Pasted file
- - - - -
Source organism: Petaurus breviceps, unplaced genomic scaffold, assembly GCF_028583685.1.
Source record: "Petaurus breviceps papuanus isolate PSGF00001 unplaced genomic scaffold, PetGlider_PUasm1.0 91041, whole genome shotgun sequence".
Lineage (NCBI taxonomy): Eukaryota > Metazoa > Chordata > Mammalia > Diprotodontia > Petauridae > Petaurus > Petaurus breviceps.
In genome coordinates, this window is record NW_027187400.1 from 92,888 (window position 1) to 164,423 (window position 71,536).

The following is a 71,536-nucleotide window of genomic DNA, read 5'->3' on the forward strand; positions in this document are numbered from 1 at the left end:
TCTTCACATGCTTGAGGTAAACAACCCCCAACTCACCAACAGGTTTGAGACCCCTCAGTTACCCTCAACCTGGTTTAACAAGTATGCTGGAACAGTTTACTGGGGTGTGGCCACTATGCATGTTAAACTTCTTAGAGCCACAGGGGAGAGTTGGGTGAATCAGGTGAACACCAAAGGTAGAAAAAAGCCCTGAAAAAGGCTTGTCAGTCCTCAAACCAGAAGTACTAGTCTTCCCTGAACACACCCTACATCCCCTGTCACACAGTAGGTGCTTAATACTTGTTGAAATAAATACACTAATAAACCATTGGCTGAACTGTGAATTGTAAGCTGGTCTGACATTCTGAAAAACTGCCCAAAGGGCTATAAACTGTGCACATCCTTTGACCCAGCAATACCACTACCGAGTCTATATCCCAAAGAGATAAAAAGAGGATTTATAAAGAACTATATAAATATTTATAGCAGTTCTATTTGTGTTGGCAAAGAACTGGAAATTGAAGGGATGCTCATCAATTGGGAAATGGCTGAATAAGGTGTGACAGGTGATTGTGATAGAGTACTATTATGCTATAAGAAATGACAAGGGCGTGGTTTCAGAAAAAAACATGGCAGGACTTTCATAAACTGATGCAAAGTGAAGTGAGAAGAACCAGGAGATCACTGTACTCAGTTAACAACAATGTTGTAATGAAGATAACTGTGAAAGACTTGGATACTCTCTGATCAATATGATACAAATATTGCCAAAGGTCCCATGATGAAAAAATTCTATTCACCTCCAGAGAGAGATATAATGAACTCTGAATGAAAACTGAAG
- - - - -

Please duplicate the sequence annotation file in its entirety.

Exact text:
Source organism: Petaurus breviceps, unplaced genomic scaffold, assembly GCF_028583685.1.
Source record: "Petaurus breviceps papuanus isolate PSGF00001 unplaced genomic scaffold, PetGlider_PUasm1.0 91041, whole genome shotgun sequence".
Lineage (NCBI taxonomy): Eukaryota > Metazoa > Chordata > Mammalia > Diprotodontia > Petauridae > Petaurus > Petaurus breviceps.
In genome coordinates, this window is record NW_027187400.1 from 92,888 (window position 1) to 164,423 (window position 71,536).

The following is a 71,536-nucleotide window of genomic DNA, read 5'->3' on the forward strand; positions in this document are numbered from 1 at the left end:
TCTTCACATGCTTGAGGTAAACAACCCCCAACTCACCAACAGGTTTGAGACCCCTCAGTTACCCTCAACCTGGTTTAACAAGTATGCTGGAACAGTTTACTGGGGTGTGGCCACTATGCATGTTAAACTTCTTAGAGCCACAGGGGAGAGTTGGGTGAATCAGGTGAACACCAAAGGTAGAAAAAAGCCCTGAAAAAGGCTTGTCAGTCCTCAAACCAGAAGTACTAGTCTTCCCTGAACACACCCTACATCCCCTGTCACACAGTAGGTGCTTAATACTTGTTGAAATAAATACACTAATAAACCATTGGCTGAACTGTGAATTGTAAGCTGGTCTGACATTCTGAAAAACTGCCCAAAGGGCTATAAACTGTGCACATCCTTTGACCCAGCAATACCACTACCGAGTCTATATCCCAAAGAGATAAAAAGAGGATTTATAAAGAACTATATAAATATTTATAGCAGTTCTATTTGTGTTGGCAAAGAACTGGAAATTGAAGGGATGCTCATCAATTGGGAAATGGCTGAATAAGGTGTGACAGGTGATTGTGATAGAGTACTATTATGCTATAAGAAATGACAAGGGCGTGGTTTCAGAAAAAAACATGGCAGGACTTTCATAAACTGATGCAAAGTGAAGTGAGAAGAACCAGGAGATCACTGTACTCAGTTAACAACAATGTTGTAATGAAGATAACTGTGAAAGACTTGGATACTCTCTGATCAATATGATACAAATATTGCCAAAGGTCCCATGATGAAAAAATTCTATTCACCTCCAGAGAGAGATATAATGAACTCTGAATGAAAACTGAAG